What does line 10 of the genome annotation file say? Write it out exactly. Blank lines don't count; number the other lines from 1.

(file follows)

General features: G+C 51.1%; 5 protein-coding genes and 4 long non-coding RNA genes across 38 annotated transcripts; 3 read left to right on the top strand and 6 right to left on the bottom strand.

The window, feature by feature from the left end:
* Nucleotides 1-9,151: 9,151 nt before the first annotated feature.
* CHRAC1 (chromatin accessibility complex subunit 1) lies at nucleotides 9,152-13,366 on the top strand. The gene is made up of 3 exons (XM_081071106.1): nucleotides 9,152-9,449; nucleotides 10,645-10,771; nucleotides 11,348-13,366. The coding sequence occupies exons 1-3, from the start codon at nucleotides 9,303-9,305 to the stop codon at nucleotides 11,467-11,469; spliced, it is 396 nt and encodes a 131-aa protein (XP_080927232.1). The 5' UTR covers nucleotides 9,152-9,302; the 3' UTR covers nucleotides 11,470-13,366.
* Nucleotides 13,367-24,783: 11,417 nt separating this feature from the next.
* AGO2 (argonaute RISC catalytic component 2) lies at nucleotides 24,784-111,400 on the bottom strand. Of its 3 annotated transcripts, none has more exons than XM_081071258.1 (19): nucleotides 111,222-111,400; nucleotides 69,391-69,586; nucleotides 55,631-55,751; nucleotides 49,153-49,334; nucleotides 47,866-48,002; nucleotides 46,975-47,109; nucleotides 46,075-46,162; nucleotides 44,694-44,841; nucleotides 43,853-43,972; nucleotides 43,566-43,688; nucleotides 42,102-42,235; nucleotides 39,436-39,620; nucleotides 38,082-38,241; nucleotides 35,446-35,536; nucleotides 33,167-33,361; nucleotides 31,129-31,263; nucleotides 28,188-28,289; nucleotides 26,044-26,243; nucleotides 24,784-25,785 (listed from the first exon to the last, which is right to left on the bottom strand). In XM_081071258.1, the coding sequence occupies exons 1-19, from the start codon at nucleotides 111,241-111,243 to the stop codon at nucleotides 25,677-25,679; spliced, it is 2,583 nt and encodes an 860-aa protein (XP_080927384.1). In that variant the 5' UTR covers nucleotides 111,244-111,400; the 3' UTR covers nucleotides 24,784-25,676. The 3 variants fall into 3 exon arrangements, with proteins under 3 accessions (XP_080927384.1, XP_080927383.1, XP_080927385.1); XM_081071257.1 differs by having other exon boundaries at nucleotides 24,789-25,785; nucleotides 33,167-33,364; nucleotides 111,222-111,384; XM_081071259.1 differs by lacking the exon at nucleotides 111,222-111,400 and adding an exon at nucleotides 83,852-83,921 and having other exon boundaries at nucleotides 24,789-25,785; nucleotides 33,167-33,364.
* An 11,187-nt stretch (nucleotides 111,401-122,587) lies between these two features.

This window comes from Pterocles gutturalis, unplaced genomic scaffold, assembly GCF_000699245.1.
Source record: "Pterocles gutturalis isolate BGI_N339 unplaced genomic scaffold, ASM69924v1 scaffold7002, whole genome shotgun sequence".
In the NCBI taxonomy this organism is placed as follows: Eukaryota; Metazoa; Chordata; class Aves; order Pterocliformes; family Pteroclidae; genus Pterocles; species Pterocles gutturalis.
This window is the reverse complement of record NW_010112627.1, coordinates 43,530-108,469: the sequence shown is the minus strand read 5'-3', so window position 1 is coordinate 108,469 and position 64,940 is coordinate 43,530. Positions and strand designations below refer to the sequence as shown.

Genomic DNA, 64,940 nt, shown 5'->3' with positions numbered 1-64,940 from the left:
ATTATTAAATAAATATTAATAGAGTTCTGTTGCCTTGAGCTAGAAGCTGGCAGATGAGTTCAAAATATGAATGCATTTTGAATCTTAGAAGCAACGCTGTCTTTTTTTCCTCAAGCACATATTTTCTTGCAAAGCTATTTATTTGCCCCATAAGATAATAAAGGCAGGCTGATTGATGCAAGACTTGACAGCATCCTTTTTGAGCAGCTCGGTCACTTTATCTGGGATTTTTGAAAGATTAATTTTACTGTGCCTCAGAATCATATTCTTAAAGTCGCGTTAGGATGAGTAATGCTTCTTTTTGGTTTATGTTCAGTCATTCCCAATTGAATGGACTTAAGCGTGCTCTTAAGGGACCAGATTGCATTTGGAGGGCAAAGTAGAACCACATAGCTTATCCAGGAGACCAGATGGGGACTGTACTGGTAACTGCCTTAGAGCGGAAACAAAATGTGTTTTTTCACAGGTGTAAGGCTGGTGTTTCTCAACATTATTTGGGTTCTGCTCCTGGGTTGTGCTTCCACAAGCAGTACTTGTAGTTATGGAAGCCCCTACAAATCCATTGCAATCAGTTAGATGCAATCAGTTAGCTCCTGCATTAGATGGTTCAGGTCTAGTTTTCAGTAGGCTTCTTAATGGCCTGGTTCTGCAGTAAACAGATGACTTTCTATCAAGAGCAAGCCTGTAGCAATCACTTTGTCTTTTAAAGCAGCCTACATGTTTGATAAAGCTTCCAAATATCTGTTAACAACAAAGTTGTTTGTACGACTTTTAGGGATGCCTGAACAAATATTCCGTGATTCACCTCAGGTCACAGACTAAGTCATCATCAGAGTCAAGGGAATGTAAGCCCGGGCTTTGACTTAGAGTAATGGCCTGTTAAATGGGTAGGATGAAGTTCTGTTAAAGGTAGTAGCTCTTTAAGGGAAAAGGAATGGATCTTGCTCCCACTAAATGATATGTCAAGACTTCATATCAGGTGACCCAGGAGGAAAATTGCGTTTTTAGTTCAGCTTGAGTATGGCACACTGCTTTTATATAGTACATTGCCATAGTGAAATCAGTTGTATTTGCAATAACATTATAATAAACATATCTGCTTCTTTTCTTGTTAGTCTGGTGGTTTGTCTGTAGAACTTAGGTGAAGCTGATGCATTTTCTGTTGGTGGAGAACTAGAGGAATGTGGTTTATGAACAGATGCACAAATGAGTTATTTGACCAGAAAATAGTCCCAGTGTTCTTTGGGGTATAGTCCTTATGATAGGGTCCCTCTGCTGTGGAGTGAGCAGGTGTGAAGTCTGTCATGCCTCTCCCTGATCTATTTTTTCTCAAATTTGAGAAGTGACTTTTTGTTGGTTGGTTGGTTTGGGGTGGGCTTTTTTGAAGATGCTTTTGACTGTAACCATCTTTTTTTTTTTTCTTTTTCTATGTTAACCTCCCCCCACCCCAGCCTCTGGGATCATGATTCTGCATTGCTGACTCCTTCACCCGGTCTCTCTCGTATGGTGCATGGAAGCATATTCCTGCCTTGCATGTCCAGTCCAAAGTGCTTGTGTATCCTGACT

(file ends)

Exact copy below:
In the NCBI taxonomy this organism is placed as follows: Eukaryota; Metazoa; Chordata; class Aves; order Pterocliformes; family Pteroclidae; genus Pterocles; species Pterocles gutturalis.